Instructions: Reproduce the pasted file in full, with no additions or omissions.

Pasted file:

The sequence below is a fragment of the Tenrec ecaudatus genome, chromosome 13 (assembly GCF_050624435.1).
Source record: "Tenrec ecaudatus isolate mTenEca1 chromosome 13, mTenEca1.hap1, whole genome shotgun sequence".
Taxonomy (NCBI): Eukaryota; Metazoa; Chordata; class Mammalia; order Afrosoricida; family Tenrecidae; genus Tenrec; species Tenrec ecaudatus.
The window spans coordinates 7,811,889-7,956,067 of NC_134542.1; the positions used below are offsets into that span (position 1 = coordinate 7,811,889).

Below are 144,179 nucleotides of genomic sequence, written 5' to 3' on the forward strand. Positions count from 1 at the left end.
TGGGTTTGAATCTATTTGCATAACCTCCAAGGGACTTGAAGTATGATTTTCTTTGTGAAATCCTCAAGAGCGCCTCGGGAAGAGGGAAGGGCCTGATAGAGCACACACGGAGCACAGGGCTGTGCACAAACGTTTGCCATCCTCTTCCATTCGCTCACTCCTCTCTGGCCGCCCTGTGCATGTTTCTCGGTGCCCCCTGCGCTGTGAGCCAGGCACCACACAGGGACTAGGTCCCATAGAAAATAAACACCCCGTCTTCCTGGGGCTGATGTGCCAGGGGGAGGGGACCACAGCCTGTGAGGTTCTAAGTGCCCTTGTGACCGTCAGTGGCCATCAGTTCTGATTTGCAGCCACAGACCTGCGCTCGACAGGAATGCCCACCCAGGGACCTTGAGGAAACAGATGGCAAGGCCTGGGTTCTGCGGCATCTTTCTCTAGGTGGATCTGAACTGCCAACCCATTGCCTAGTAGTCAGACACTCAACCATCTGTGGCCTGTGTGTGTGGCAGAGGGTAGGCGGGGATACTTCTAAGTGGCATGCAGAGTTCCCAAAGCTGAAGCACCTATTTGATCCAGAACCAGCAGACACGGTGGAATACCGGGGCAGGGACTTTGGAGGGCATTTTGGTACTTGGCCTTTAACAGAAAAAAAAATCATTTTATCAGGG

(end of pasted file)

The sequence below is a fragment of the Tenrec ecaudatus genome, chromosome 13 (assembly GCF_050624435.1).
Source record: "Tenrec ecaudatus isolate mTenEca1 chromosome 13, mTenEca1.hap1, whole genome shotgun sequence".
Taxonomy (NCBI): Eukaryota; Metazoa; Chordata; class Mammalia; order Afrosoricida; family Tenrecidae; genus Tenrec; species Tenrec ecaudatus.
The window spans coordinates 7,811,889-7,956,067 of NC_134542.1; the positions used below are offsets into that span (position 1 = coordinate 7,811,889).

Below are 144,179 nucleotides of genomic sequence, written 5' to 3' on the forward strand. Positions count from 1 at the left end.
TGGGTTTGAATCTATTTGCATAACCTCCAAGGGACTTGAAGTATGATTTTCTTTGTGAAATCCTCAAGAGCGCCTCGGGAAGAGGGAAGGGCCTGATAGAGCACACACGGAGCACAGGGCTGTGCACAAACGTTTGCCATCCTCTTCCATTCGCTCACTCCTCTCTGGCCGCCCTGTGCATGTTTCTCGGTGCCCCCTGCGCTGTGAGCCAGGCACCACACAGGGACTAGGTCCCATAGAAAATAAACACCCCGTCTTCCTGGGGCTGATGTGCCAGGGGGAGGGGACCACAGCCTGTGAGGTTCTAAGTGCCCTTGTGACCGTCAGTGGCCATCAGTTCTGATTTGCAGCCACAGACCTGCGCTCGACAGGAATGCCCACCCAGGGACCTTGAGGAAACAGATGGCAAGGCCTGGGTTCTGCGGCATCTTTCTCTAGGTGGATCTGAACTGCCAACCCATTGCCTAGTAGTCAGACACTCAACCATCTGTGGCCTGTGTGTGTGGCAGAGGGTAGGCGGGGATACTTCTAAGTGGCATGCAGAGTTCCCAAAGCTGAAGCACCTATTTGATCCAGAACCAGCAGACACGGTGGAATACCGGGGCAGGGACTTTGGAGGGCATTTTGGTACTTGGCCTTTAACAGAAAAAAAAATCATTTTATCAGGG